That, combined with the 4820TG's 2.27GHz Intel Core i5-430M processor and 4GB RAM mean that you won't have problems using this notebook for a bit of gaming too. We loaded up Modern Warfare 2 and found that it ran with no problems, which is great in a portable machine. HD content is handled with no problems too, be it Flash content in HD online, or from your video camera.

What is interesting about the graphics is that you also get an onboard Intel GMA HD graphics solution as well as the GPU. This doesn't show the smart switching that Nvidia Optimus does, but it will switch with power modes. Unplug the mains and by default the 4820TG moves over to the onboard solution and makes a number of power saving moves.

What it won't do is detect when you need to use the GPU and make that change for you and you can't use it whilst the graphics are in use, so you can't be watching a video and then switch mid-way through. You also have to be careful to make sure that no applications are blocking the graphics switch, so you can press the power saving button and it will change modes without changing the graphics – something to watch out for.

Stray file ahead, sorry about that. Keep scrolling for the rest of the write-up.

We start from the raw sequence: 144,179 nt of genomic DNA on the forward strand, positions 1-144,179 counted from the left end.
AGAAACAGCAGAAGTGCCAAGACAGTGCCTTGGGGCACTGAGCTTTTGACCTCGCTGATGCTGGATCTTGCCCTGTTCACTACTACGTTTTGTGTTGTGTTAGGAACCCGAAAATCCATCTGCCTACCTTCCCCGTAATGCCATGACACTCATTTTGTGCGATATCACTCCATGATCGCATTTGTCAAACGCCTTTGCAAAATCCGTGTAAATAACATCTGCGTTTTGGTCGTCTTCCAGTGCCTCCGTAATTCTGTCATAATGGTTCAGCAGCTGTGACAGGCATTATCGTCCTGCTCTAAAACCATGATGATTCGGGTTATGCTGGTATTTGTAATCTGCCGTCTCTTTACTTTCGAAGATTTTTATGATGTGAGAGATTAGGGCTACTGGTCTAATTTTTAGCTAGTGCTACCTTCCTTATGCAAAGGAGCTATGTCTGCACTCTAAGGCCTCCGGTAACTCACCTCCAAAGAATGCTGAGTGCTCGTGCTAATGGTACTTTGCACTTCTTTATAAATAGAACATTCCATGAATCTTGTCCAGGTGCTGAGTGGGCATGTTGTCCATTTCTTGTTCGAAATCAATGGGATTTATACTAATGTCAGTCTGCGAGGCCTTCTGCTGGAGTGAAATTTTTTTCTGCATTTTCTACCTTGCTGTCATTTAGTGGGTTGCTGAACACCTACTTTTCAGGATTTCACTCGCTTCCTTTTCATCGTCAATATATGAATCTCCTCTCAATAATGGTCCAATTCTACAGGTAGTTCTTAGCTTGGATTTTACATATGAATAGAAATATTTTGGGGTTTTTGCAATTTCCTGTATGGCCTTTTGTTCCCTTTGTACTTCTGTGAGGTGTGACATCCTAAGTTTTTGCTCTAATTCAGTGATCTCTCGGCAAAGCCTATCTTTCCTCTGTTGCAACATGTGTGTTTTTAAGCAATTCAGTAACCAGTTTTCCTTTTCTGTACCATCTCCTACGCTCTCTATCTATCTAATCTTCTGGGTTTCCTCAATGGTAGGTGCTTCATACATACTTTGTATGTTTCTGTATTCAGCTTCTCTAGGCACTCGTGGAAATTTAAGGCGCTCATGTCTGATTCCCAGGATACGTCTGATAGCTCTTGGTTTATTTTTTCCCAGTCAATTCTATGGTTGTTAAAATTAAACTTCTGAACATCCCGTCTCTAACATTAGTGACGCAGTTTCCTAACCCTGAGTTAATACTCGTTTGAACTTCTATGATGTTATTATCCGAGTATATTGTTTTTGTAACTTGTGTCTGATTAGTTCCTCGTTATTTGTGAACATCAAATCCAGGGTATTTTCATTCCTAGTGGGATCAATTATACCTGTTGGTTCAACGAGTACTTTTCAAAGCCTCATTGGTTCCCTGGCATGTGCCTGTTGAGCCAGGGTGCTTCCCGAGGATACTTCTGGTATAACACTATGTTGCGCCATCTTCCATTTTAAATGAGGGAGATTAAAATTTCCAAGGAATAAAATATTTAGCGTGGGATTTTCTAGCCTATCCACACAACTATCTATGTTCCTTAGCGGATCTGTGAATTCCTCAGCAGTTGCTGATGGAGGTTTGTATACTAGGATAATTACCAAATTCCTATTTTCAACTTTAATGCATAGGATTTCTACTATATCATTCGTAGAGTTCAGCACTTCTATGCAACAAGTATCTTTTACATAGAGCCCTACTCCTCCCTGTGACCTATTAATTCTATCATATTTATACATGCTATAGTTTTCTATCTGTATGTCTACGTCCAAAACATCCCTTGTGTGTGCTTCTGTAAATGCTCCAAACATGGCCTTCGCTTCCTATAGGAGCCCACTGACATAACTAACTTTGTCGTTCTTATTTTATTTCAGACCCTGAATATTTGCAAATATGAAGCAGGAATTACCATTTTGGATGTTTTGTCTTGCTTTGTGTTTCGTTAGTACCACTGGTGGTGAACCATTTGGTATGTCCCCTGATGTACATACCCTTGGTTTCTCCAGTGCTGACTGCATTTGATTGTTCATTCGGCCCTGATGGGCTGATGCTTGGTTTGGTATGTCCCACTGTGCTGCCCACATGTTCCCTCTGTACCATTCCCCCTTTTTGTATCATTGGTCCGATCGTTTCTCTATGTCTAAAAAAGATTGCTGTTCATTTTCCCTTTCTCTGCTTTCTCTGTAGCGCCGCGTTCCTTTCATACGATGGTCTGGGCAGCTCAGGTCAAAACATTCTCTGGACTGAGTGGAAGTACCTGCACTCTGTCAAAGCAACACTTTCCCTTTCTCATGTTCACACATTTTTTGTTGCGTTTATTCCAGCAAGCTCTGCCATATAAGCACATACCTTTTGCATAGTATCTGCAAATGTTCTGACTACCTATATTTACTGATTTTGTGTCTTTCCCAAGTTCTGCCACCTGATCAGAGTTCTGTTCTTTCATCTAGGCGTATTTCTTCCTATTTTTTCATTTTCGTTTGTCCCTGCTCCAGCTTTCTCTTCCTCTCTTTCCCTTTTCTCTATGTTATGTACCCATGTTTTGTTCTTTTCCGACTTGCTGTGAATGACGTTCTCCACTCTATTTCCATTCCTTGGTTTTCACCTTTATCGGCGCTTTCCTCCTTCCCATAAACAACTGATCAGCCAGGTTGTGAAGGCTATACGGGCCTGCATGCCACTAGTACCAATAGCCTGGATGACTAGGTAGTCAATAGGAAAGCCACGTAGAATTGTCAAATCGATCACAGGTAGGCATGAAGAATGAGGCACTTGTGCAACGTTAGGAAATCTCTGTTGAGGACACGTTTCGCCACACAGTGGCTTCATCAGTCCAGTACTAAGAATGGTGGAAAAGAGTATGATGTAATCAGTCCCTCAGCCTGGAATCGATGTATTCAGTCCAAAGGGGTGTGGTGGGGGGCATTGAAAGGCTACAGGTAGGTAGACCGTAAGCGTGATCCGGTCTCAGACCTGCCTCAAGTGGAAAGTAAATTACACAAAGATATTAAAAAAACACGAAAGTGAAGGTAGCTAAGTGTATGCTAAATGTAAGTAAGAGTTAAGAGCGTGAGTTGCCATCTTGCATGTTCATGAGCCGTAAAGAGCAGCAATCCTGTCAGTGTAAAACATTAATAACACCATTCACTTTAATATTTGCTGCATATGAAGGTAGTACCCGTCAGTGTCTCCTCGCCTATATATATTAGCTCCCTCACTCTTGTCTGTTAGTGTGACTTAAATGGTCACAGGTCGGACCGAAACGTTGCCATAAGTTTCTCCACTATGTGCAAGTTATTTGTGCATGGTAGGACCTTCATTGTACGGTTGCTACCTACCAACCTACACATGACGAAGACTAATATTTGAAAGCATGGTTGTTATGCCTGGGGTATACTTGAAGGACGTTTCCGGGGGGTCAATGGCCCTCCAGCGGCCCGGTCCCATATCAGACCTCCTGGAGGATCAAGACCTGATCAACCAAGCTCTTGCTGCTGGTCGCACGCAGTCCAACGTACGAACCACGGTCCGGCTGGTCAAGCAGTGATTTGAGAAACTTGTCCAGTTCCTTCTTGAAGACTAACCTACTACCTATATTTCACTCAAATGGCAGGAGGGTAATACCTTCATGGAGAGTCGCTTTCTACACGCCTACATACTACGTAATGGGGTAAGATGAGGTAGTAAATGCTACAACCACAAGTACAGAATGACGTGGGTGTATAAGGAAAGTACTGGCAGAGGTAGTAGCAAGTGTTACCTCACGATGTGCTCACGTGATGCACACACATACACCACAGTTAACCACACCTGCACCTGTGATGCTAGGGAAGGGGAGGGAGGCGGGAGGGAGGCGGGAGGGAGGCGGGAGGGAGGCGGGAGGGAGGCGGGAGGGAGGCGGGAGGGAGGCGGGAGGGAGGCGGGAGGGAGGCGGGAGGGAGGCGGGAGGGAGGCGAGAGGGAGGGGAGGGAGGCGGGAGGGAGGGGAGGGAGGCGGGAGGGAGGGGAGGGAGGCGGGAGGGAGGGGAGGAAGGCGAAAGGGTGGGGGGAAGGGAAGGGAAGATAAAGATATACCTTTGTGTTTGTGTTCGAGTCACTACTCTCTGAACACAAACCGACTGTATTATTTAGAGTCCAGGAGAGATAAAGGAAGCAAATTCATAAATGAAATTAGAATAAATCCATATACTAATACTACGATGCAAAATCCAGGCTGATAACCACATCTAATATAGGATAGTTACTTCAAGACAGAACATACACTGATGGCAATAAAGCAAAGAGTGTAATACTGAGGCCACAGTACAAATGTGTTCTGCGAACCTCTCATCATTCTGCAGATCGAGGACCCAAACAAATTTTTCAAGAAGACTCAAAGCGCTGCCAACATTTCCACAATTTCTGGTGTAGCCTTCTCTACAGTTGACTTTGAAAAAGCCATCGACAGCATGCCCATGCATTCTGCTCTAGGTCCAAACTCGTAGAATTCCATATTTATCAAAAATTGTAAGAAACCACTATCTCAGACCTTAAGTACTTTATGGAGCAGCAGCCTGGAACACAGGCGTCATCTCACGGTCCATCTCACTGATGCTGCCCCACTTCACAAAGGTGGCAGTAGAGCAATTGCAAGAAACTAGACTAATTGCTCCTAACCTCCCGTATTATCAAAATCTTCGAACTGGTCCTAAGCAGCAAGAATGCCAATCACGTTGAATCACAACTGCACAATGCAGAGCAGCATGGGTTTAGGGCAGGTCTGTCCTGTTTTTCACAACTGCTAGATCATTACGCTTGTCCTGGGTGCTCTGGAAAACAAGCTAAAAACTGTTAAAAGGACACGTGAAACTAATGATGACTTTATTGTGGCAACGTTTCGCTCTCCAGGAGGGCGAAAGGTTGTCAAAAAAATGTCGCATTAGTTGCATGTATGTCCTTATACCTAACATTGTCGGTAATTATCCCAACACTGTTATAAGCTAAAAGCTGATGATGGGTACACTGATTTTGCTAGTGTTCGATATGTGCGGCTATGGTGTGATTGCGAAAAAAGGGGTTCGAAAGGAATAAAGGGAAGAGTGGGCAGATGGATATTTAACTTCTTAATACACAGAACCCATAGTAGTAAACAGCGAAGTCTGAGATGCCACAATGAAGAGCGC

However, the onboard graphics will handle the likes of HD video playback, successfully tackling the Full HD camcorder samples, and Full HD Flash video too. Pressing the power mode button will switch you back, so if you suddenly feel the need to do something graphically intensive whilst mobile, you have the freedom to do so.

There are battery options available for the 4820GT. We had the standard 6-cell battery which offered over 6-hours in power saving mode watching a little video and generally surfing the internet and carrying out basic tasks, although this will vary depending on what you ask of it, and basic offline word processing will give you closer to the cited 8 hours. In high power mode the battery will drain quickly: fire up a game and you'll be lucky to get 2 hours from it. There is also a 9-cell battery which promises 12-hours of power saving life.